fundamental democratic value “that the restriction on
freedom of expression does not outweigh” (R. v.
Butler 1992, 509). In the United States, federal
courts held that giving women a civil right to sue
pornographers for the harm to women to which their
pornography contributes was viewpoint discrimina-
tion in violation of First Amendment freedom of
expression (American Booksellers Association, Inc.,
v. Hudnut 1985, 331). These legal differences notwith-
standing (see, e.g., Mahoney 1997; LaSelva 2004, for
overviews of constitutional differences), the
Author’s Note: The author thanks Amy R. Elman, Catharine A.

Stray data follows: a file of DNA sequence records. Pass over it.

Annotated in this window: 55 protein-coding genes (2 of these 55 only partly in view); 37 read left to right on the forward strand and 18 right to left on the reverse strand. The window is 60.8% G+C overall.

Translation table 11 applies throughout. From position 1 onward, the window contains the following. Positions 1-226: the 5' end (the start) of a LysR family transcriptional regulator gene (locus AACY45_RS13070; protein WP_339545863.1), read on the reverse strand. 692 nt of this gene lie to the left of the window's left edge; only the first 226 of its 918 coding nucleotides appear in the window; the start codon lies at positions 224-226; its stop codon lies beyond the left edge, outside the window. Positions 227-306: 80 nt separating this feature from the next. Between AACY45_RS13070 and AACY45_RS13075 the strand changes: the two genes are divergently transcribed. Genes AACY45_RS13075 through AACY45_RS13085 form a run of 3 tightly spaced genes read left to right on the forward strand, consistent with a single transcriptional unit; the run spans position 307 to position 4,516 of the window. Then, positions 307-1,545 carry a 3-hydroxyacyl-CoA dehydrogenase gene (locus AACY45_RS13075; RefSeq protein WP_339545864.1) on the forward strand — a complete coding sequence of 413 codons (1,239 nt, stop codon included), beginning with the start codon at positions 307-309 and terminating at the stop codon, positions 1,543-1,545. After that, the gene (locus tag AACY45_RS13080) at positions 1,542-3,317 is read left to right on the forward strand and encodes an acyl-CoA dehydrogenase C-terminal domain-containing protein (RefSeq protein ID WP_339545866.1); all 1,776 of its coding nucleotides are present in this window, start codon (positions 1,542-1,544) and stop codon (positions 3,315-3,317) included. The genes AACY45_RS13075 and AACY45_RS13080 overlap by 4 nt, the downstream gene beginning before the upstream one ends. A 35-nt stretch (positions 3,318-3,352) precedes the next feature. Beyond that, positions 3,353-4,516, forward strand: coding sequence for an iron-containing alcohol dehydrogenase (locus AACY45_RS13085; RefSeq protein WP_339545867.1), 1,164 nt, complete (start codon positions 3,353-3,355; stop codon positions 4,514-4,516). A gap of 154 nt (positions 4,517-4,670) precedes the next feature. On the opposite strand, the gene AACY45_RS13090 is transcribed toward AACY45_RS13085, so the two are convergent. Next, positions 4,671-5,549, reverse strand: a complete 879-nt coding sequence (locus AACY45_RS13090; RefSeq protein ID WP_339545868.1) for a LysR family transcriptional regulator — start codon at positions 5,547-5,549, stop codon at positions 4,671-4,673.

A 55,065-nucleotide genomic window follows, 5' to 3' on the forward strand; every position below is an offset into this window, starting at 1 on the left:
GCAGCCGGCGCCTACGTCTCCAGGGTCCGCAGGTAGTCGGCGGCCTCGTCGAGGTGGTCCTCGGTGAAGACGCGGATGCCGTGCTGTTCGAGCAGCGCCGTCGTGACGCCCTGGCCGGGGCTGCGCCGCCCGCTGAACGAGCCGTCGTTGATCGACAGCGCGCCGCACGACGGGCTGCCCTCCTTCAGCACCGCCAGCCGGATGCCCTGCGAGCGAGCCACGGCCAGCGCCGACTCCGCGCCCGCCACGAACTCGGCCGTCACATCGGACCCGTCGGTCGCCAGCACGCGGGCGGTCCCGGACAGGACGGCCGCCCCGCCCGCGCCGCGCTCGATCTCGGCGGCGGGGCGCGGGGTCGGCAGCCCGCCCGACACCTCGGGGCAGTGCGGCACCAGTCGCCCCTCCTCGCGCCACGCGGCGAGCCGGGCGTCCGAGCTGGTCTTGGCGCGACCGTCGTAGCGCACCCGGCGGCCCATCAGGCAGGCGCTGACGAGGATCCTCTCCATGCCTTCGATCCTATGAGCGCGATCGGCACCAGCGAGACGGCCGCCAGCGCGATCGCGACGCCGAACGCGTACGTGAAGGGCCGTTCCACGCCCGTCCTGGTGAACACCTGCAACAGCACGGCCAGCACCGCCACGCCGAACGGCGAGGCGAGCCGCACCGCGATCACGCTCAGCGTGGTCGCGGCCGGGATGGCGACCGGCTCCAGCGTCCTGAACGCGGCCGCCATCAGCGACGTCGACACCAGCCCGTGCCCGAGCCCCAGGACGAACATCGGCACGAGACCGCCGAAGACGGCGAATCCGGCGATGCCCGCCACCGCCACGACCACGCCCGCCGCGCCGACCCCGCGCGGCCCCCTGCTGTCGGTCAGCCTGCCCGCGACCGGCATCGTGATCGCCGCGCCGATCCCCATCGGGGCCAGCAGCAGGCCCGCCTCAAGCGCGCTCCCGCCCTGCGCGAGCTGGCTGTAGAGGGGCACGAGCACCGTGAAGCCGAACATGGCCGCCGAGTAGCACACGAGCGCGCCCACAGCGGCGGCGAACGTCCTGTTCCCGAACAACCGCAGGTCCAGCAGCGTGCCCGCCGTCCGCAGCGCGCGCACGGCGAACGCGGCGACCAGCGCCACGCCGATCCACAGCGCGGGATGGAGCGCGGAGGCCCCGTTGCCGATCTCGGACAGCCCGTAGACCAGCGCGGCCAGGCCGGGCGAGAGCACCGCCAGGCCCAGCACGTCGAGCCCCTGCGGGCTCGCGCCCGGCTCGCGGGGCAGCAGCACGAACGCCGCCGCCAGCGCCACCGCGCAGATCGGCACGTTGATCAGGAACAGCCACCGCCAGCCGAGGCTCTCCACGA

MacKinnon, and three anonymous reviewers for their suggestions,
University of Michigan Law librarians Ann Chase, Jocelyn
Kennedy, Grace York (Hatcher’s), and Sandy Zeff, the Law School
Graduate Committee, Virginia Gordan, Stephanie Wiederhold, the
Lexis and Westlaw representatives Liz Beresh and Lucas Mudrey
respectively, the Department of Political Science, Stockholm
University, Maud Eduards, Drude Dahlerup, Jonas Tallberg, Maria
Jansson, and Maria Wendt..
Waltman / Rethinking Democracy 219
heterosexual pornography ruled criminal by Butler in
1992 was reportedly still available “on any given day”
(Kendall 2004, 165; cf. McCormack 1993, 177; John-
son 1995, 86), and recently received renewed
protection consistent with a narrow reading of Butler
(see below). Similarly, existing U.S. regulation is
arbitrary and ineffectual (see, e.g., Krause 2008,
52-56; describing declining obscenity prosecutions;
Lochner 2007, 30-31; Downs 1989, 20-21), with